Dallas Morning News Feb. 1995
The best rock ‘n’ roll band in the world right now is coming to Dallas on Saturday night, and it’s not Nine Inch Nails.
Sure, it’ll be a beautiful thing when Trent Reznor and company inspire their huge, ecstatic, black-attired crowd to sing along and slam together to alienation anthems. But the true rebel spirit of modern pop will reside at Deep Ellum Live, where a band from Manchester, England with a godawful name will stand relatively still and play music that burrows more than it burns.
A few acts might write better songs or rock harder, but Oasis is the best band in the world because they follow their instincts as steadfastly as most of their contemporaries follow the charts.
The sloshy, boisterous Brits may be lacking in social graces, but like former heavyweight champion Leon Spinks, it’s not their duty to make pleasant conversation: Their job is to knock people out.
In these high-risk days when the almighty dollar calls most meetings to order, spontaneity is as rare as peace signs at a Pantera concert. Nine Inch Nails, for instance, employs a roadie whose sole task is to repair the equipment that they break, on cue, every night. Isn’t that something? They’ve budgeted for destruction.
Meanwhile, another U.S. supergroup, R.E.M., has related, ad nauseum, that their latest LP, Monster, has a harder edge than their previous two albums because they wanted a whole slew of louder, more uptempo songs to play on their upcoming tour. With such calculation encroaching on the creative process, it’s no wonder that Monster just sounds like a big corporate alternative record. There’s little inspiration, just a lot of perspiration from a band struggling to remain relevant among the quick-shifting musical winds.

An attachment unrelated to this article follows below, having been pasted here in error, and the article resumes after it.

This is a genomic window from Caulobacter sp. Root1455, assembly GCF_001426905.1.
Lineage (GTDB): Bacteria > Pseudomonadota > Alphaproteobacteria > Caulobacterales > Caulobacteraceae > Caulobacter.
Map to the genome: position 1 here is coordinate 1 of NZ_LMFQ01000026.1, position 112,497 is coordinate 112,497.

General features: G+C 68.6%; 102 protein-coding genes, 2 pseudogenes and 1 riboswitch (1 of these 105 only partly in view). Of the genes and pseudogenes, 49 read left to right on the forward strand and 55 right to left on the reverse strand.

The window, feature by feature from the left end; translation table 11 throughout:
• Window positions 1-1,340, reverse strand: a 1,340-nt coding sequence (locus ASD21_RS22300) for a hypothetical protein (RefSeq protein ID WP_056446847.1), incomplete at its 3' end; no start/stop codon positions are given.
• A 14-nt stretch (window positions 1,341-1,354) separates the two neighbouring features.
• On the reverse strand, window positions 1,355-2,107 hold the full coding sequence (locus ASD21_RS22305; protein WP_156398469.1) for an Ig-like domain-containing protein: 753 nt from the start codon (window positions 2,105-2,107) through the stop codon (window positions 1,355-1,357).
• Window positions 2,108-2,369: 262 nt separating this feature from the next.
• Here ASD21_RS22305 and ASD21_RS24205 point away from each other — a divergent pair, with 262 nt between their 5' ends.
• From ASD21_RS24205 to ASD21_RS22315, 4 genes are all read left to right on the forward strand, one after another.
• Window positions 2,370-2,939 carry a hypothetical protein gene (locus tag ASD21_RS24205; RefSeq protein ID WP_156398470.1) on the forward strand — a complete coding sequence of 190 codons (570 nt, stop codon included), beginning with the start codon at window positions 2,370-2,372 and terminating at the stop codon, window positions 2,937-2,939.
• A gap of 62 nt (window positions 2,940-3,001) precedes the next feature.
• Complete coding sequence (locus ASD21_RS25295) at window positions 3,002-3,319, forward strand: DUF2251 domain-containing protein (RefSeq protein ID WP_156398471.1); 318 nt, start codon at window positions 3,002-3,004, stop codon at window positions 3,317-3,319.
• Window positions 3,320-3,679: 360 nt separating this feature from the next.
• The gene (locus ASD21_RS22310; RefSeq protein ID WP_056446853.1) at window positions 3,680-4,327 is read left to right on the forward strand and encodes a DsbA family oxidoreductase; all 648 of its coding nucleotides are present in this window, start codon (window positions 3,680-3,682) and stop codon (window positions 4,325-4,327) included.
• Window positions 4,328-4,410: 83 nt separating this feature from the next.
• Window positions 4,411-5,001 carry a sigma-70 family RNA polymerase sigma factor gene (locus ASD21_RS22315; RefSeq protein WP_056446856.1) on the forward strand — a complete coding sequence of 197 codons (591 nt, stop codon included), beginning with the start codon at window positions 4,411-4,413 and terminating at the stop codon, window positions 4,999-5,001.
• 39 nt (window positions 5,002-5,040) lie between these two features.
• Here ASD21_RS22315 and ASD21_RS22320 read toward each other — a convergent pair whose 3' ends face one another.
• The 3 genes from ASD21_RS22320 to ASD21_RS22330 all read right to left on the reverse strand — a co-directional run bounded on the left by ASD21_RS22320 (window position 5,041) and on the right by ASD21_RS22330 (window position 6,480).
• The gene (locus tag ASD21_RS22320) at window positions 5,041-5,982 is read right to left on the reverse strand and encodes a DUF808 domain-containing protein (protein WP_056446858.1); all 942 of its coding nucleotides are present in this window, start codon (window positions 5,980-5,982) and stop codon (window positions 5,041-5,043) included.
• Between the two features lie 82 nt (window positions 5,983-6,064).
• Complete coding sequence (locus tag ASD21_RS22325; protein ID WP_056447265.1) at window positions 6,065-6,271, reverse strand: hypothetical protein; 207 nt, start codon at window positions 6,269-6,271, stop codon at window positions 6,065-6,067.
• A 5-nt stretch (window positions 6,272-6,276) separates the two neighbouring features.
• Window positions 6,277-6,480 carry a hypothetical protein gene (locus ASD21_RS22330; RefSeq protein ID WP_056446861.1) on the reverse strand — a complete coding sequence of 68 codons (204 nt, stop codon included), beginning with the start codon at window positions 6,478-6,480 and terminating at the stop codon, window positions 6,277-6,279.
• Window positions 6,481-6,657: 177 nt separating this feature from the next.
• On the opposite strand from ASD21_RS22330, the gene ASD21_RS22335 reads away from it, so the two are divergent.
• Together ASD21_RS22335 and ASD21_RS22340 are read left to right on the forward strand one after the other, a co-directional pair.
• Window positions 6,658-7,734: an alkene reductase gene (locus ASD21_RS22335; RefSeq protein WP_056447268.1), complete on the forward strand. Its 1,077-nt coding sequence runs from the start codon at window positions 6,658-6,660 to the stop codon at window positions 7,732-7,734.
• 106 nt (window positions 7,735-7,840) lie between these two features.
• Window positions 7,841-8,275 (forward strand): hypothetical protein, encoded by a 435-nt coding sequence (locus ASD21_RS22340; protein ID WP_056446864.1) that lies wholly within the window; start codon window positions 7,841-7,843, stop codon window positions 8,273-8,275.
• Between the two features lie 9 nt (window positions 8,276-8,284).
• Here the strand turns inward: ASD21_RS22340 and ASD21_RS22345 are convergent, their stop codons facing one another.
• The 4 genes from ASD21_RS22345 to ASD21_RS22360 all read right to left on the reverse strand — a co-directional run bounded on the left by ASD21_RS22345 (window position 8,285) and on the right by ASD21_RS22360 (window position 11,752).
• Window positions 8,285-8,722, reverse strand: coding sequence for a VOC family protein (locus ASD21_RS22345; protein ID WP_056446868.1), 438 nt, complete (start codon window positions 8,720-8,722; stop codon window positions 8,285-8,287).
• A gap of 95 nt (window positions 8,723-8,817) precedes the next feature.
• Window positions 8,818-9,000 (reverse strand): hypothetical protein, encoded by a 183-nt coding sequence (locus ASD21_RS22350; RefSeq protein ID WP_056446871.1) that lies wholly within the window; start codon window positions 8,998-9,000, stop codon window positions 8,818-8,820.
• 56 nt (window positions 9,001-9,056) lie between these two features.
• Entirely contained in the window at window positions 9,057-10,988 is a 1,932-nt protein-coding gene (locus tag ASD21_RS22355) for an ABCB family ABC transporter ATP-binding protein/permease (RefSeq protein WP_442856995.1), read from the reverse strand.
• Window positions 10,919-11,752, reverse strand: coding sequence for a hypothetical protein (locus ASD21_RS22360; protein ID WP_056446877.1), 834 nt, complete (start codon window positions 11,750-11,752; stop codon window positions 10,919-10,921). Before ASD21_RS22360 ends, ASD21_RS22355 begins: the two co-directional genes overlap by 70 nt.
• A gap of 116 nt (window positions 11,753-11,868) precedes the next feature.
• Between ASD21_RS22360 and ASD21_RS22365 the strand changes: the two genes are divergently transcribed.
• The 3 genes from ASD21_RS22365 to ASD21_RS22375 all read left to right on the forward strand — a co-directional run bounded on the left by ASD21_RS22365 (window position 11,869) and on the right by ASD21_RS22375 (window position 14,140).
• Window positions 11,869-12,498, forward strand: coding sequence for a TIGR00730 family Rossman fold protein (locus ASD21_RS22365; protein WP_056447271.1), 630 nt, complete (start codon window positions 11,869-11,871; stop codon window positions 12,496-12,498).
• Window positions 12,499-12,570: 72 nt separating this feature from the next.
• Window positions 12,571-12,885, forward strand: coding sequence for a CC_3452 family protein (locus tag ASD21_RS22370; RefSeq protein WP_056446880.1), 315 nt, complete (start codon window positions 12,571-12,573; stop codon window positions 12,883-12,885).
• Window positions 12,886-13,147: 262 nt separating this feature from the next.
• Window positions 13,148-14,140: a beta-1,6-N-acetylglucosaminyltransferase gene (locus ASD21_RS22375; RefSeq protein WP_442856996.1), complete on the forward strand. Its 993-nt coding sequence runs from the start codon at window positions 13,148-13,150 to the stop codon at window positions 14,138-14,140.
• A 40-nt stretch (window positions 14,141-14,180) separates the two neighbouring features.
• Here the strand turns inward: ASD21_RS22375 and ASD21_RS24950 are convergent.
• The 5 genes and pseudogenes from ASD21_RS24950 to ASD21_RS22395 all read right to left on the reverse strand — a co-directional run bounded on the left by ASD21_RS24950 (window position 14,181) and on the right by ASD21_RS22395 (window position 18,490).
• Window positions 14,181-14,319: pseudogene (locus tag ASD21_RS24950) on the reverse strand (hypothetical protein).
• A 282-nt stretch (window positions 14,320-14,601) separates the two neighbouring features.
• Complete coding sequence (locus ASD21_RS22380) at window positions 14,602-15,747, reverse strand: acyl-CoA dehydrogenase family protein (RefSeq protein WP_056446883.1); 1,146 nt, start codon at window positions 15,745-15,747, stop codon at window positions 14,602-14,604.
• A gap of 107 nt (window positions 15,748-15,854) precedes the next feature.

Popular music is a paradigm of society, and what the biggest American rock acts tell us is that innocence has been brutalized and left at the side of the road. Rock ‘n’ roll just isn’t lightheaded fun anymore.
But over in Europe, there are a host of newer bands like Bettie Serveert, Portis-head, Heavenly, Stereolab, P.J. Harvey and, yes, Oasis, who make music with a grace that seems as effortless as drinking wine in a sidewalk cafe until a better idea comes up. The era of “faster, faster, harder, harder” is obsolete to the melody makers of Europe, who have a song inside their heads that they need to get out via their fingers.
We know that all real music comes from America. That’s a medical fact. But Europeans seem to have deeper passion and better taste when it comes to American music. While Yank teens were grooving to the sounds of Pat Boone and Bobby Rydell in the early ’60s, for instance, a passel of young Germans and Brits were going nuts over the music of Muddy Waters, Little Walter and Chuck Berry. Jimi Hendrix, Charlie Parker and Bob Marley are other major artists who received their due in Europe before making a dent in the States.
What’s more, Europeans had a better idea of what to do with punk rock, after it originated in New York City with the Ramones. They improved on the design by throwing elements of their own style into the mix.
While hard-to-get U.S. acts like Pavement, Dinosaur Jr, Sebadoh, Daniel Johnston and Guided By Voices were receiving almost zero recognition in their home country about four or five years ago, they were hailed as musical visionaries in Europe. American audiences and critics have finally come around, to some extent, on those bands, but European audiences were so far ahead that they’ve started making advancements on the so-called “low fi” sound.